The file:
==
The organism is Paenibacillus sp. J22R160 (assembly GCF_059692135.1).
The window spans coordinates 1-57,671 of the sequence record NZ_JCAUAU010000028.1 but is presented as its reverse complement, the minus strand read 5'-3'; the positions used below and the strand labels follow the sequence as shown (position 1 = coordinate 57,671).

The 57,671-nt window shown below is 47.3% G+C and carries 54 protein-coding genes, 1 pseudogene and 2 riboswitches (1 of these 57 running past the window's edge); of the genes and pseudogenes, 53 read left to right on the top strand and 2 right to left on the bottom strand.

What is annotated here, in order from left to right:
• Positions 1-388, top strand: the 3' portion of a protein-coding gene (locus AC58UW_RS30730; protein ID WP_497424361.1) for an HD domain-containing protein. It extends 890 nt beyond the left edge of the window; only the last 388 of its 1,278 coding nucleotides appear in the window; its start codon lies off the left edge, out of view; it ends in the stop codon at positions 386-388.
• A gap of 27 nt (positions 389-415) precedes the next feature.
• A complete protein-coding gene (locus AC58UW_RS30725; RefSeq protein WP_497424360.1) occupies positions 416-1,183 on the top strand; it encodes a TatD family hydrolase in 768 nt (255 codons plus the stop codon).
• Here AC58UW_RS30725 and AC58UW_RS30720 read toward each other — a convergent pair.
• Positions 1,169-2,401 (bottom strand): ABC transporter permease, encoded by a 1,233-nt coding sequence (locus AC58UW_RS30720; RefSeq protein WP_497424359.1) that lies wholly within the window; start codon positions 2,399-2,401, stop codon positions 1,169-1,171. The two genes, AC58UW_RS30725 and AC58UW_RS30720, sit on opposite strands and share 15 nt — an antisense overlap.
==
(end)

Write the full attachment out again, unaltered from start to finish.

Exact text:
The organism is Paenibacillus sp. J22R160 (assembly GCF_059692135.1).
The window spans coordinates 1-57,671 of the sequence record NZ_JCAUAU010000028.1 but is presented as its reverse complement, the minus strand read 5'-3'; the positions used below and the strand labels follow the sequence as shown (position 1 = coordinate 57,671).

The 57,671-nt window shown below is 47.3% G+C and carries 54 protein-coding genes, 1 pseudogene and 2 riboswitches (1 of these 57 running past the window's edge); of the genes and pseudogenes, 53 read left to right on the top strand and 2 right to left on the bottom strand.

What is annotated here, in order from left to right:
• Positions 1-388, top strand: the 3' portion of a protein-coding gene (locus AC58UW_RS30730; protein ID WP_497424361.1) for an HD domain-containing protein. It extends 890 nt beyond the left edge of the window; only the last 388 of its 1,278 coding nucleotides appear in the window; its start codon lies off the left edge, out of view; it ends in the stop codon at positions 386-388.
• A gap of 27 nt (positions 389-415) precedes the next feature.
• A complete protein-coding gene (locus AC58UW_RS30725; RefSeq protein WP_497424360.1) occupies positions 416-1,183 on the top strand; it encodes a TatD family hydrolase in 768 nt (255 codons plus the stop codon).
• Here AC58UW_RS30725 and AC58UW_RS30720 read toward each other — a convergent pair.
• Positions 1,169-2,401 (bottom strand): ABC transporter permease, encoded by a 1,233-nt coding sequence (locus AC58UW_RS30720; RefSeq protein WP_497424359.1) that lies wholly within the window; start codon positions 2,399-2,401, stop codon positions 1,169-1,171. The two genes, AC58UW_RS30725 and AC58UW_RS30720, sit on opposite strands and share 15 nt — an antisense overlap.